Internet Reviews

Joni R. Roberts is associate university librarian for public services and collection development at Willamette University, email: jroberts@willamette.edu, and Carol A. Drost is associate university librarian for technical services at Willamette University, email: cdrost@willamette.edu.

Bridging Divides Initiative. Access: https://bridgingdivides.princeton.edu/.

The Bridging Divides Initiative (BDI) monitors and combats the rising threat of political violence in the United States. It is a nonpartisan initiative at Princeton’s School of Public and International Affairs. Their goal is to assist “efforts to grow and build local community resilience through elections and other periods of heightened risk, laying a foundation for longer-term work to bridge the divides we face as a nation.”

This site has five key sections: “About,” “Community Resources,” “Trends and Risk Analysis,” “News,” and “Contact Us.” The “About” section includes photos and bios of the BDI’s team, data partners, supporters, and employment opportunities.

“Community Resources,” which includes three interactive and detailed maps, is one of the most dynamic sections on the website. Various filters enable users to search for recent demonstrations, political violence prevention initiatives, and other helpful information, organized by state. The map webpages include search tips, the option to download data and lists, and a reset search button. Additionally, this section offers a list of state-specific and local training programs. Various guides, including those for poll workers, elected officials, and volunteers, are also available, including strategies for preparing for and de-escalating conflicts.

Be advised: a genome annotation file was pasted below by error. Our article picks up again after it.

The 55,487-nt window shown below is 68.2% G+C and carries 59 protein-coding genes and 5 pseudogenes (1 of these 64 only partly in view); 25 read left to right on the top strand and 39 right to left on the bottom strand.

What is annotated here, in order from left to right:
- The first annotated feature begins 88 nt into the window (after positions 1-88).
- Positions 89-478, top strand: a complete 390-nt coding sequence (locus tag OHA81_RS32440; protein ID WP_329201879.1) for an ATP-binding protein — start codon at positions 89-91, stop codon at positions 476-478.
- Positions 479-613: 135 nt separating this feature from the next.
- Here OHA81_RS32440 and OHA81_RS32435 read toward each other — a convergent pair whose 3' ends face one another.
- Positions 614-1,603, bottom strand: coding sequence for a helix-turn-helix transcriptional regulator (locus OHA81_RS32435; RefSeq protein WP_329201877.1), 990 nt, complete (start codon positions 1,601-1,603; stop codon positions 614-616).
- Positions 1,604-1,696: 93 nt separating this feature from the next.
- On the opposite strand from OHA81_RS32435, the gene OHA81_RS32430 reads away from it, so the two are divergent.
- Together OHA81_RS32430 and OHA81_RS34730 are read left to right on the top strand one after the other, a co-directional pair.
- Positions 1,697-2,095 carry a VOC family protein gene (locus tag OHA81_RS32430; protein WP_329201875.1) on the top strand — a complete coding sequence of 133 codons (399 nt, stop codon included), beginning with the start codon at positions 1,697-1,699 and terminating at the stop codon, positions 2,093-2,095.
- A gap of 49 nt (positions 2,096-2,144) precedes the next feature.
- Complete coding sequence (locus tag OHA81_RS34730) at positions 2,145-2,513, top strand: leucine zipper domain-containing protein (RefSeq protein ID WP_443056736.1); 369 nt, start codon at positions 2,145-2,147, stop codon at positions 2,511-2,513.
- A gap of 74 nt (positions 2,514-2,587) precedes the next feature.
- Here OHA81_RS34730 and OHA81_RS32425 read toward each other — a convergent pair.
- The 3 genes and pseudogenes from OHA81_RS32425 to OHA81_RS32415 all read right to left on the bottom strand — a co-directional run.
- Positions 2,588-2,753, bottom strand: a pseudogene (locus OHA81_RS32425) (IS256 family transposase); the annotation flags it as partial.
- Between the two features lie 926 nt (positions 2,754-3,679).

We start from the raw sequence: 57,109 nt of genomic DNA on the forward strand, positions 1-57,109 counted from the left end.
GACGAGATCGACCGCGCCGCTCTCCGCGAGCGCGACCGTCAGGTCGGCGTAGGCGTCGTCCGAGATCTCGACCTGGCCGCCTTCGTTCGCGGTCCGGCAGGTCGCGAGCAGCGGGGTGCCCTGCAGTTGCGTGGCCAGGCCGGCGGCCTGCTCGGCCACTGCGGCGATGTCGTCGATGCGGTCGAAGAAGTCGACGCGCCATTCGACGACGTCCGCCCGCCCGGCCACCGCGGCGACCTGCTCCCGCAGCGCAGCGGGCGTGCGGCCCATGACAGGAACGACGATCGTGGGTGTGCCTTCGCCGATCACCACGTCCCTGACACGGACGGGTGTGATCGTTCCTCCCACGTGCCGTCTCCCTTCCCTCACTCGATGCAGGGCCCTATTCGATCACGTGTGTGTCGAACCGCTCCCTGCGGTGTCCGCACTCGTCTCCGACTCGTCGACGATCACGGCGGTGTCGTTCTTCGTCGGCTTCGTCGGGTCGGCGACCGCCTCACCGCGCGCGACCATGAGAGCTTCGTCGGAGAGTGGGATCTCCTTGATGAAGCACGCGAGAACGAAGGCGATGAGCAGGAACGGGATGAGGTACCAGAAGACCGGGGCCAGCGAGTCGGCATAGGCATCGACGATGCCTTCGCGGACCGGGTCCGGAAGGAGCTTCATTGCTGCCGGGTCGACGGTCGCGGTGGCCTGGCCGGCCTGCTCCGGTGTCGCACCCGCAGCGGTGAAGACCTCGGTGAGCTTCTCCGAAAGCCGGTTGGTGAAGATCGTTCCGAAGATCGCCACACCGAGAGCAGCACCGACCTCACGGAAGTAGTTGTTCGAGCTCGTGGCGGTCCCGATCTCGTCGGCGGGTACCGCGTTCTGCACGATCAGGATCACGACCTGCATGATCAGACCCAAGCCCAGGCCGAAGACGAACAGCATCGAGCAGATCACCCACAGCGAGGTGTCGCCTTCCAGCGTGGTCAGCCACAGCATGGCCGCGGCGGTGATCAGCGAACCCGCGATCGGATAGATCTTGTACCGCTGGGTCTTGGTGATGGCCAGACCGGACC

“Trends and Risk Analysis” describes how the BDI and the Anti-Defamation League collect data and analyze threats directed at local elected officials and includes an initial report and recommendations. The page also contains BDI-produced reports and issue briefs, such as “Election 2020 Political Violence Data and Trends” and “Trends in Demonstrations at Homes.” BDI developed a set of state-specific “In-Brief” summaries focusing on the pre-2020 election and spring 2021 and case studies for three specific cities, where they interviewed community members to identify conflict factors and develop mitigation strategies. Several external links are provided by BDI, including those to partners and public data sources, such as the Southern Poverty Law Center and the FBI’s Hate Crime Statistics.

In “News,” you can filter by document type, such as BDI case studies, press releases, webinars, etc. Although the “News” section and filtering function are beneficial, they could be updated more frequently and accurately. The “Contact Us” section offers an e-mail address for correspondence and an e-mail newsletter option. A link to “Accessibility” help is located at the bottom of every page to assist people with disabilities who may encounter obstacles using the site.